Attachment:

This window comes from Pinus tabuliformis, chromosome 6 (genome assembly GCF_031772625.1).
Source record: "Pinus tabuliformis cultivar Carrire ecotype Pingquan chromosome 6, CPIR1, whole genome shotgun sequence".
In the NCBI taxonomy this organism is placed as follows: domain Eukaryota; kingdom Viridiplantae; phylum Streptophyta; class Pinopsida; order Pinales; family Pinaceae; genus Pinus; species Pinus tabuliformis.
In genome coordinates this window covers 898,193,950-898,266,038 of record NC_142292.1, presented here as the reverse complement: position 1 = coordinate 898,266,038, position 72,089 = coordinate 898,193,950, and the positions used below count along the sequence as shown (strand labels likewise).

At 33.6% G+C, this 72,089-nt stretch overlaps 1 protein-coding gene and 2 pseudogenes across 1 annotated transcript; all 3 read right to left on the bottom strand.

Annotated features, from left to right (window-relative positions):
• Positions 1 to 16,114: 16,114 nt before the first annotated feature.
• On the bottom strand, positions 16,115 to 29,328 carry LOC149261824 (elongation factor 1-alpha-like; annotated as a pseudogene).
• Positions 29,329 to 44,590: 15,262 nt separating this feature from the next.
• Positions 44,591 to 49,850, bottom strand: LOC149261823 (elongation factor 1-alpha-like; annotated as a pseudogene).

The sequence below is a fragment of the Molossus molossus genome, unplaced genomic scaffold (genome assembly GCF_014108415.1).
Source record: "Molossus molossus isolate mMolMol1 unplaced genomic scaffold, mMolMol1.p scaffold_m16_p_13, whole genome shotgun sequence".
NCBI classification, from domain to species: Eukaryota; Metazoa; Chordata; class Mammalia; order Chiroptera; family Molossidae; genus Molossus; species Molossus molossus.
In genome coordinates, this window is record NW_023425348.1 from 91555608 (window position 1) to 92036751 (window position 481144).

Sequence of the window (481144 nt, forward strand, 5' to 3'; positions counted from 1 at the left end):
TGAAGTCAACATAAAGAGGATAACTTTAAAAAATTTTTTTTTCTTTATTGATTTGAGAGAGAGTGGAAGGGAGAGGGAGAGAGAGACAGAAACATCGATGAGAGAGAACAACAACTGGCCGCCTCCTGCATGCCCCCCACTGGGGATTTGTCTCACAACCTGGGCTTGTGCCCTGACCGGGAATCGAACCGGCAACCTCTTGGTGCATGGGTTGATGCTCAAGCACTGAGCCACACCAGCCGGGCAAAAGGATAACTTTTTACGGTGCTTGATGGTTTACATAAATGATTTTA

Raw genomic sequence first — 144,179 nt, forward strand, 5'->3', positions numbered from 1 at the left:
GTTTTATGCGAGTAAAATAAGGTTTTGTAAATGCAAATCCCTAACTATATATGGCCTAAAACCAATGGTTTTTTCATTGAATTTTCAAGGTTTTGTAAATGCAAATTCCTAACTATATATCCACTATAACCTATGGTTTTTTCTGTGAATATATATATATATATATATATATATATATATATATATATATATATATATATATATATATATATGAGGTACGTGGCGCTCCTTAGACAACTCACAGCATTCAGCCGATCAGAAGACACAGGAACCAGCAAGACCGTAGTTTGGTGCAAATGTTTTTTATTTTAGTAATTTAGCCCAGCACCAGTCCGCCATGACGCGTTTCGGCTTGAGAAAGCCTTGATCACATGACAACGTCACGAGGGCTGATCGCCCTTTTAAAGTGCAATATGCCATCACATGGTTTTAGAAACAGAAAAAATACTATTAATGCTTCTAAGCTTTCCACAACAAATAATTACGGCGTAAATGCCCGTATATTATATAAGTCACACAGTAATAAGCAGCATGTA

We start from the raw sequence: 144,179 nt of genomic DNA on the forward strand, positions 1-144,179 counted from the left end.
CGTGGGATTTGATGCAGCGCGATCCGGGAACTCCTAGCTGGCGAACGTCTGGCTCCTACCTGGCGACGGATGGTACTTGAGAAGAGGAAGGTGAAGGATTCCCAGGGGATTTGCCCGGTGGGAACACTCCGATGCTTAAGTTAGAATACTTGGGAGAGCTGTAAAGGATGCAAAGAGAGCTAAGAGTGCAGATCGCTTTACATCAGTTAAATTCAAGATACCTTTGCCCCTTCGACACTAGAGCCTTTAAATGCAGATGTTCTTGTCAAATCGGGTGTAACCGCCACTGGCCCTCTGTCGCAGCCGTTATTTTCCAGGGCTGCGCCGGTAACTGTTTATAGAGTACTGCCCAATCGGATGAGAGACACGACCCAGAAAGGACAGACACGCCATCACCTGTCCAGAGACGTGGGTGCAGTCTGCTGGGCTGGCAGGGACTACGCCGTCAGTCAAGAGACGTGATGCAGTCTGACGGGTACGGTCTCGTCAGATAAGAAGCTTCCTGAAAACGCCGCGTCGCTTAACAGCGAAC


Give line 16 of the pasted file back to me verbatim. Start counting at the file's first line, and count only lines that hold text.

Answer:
TGAAGTCAACATAAAGAGGATAACTTTAAAAAATTTTTTTTTCTTTATTGATTTGAGAGAGAGTGGAAGGGAGAGGGAGAGAGAGACAGAAACATCGATGAGAGAGAACAACAACTGGCCGCCTCCTGCATGCCCCCCACTGGGGATTTGTCTCACAACCTGGGCTTGTGCCCTGACCGGGAATCGAACCGGCAACCTCTTGGTGCATGGGTTGATGCTCAAGCACTGAGCCACACCAGCCGGGCAAAAGGATAACTTTTTACGGTGCTTGATGGTTTACATAAATGATTTTA